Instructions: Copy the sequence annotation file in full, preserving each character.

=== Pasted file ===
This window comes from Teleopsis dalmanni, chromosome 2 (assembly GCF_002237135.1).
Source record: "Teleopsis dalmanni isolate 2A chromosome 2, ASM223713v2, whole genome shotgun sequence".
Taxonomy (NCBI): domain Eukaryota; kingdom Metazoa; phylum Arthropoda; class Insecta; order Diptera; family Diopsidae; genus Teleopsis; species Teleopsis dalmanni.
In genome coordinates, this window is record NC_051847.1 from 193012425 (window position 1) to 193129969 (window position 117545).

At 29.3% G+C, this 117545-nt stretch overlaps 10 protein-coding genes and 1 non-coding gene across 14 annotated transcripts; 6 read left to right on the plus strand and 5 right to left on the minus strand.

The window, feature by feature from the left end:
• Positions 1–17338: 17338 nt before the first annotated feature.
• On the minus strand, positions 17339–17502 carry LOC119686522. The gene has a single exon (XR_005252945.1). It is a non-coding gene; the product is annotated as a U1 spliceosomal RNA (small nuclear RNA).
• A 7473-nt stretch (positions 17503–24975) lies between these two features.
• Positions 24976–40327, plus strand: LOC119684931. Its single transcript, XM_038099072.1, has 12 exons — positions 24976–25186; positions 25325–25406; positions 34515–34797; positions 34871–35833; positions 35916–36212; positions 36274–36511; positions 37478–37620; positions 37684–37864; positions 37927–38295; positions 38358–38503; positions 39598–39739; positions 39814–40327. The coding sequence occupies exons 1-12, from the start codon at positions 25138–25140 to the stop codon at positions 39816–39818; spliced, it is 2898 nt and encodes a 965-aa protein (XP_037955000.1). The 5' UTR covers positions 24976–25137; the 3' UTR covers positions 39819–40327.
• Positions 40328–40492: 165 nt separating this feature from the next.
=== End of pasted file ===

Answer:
This window comes from Teleopsis dalmanni, chromosome 2 (assembly GCF_002237135.1).
Source record: "Teleopsis dalmanni isolate 2A chromosome 2, ASM223713v2, whole genome shotgun sequence".
Taxonomy (NCBI): domain Eukaryota; kingdom Metazoa; phylum Arthropoda; class Insecta; order Diptera; family Diopsidae; genus Teleopsis; species Teleopsis dalmanni.
In genome coordinates, this window is record NC_051847.1 from 193012425 (window position 1) to 193129969 (window position 117545).

At 29.3% G+C, this 117545-nt stretch overlaps 10 protein-coding genes and 1 non-coding gene across 14 annotated transcripts; 6 read left to right on the plus strand and 5 right to left on the minus strand.

The window, feature by feature from the left end:
• Positions 1–17338: 17338 nt before the first annotated feature.
• On the minus strand, positions 17339–17502 carry LOC119686522. The gene has a single exon (XR_005252945.1). It is a non-coding gene; the product is annotated as a U1 spliceosomal RNA (small nuclear RNA).
• A 7473-nt stretch (positions 17503–24975) lies between these two features.
• Positions 24976–40327, plus strand: LOC119684931. Its single transcript, XM_038099072.1, has 12 exons — positions 24976–25186; positions 25325–25406; positions 34515–34797; positions 34871–35833; positions 35916–36212; positions 36274–36511; positions 37478–37620; positions 37684–37864; positions 37927–38295; positions 38358–38503; positions 39598–39739; positions 39814–40327. The coding sequence occupies exons 1-12, from the start codon at positions 25138–25140 to the stop codon at positions 39816–39818; spliced, it is 2898 nt and encodes a 965-aa protein (XP_037955000.1). The 5' UTR covers positions 24976–25137; the 3' UTR covers positions 39819–40327.
• Positions 40328–40492: 165 nt separating this feature from the next.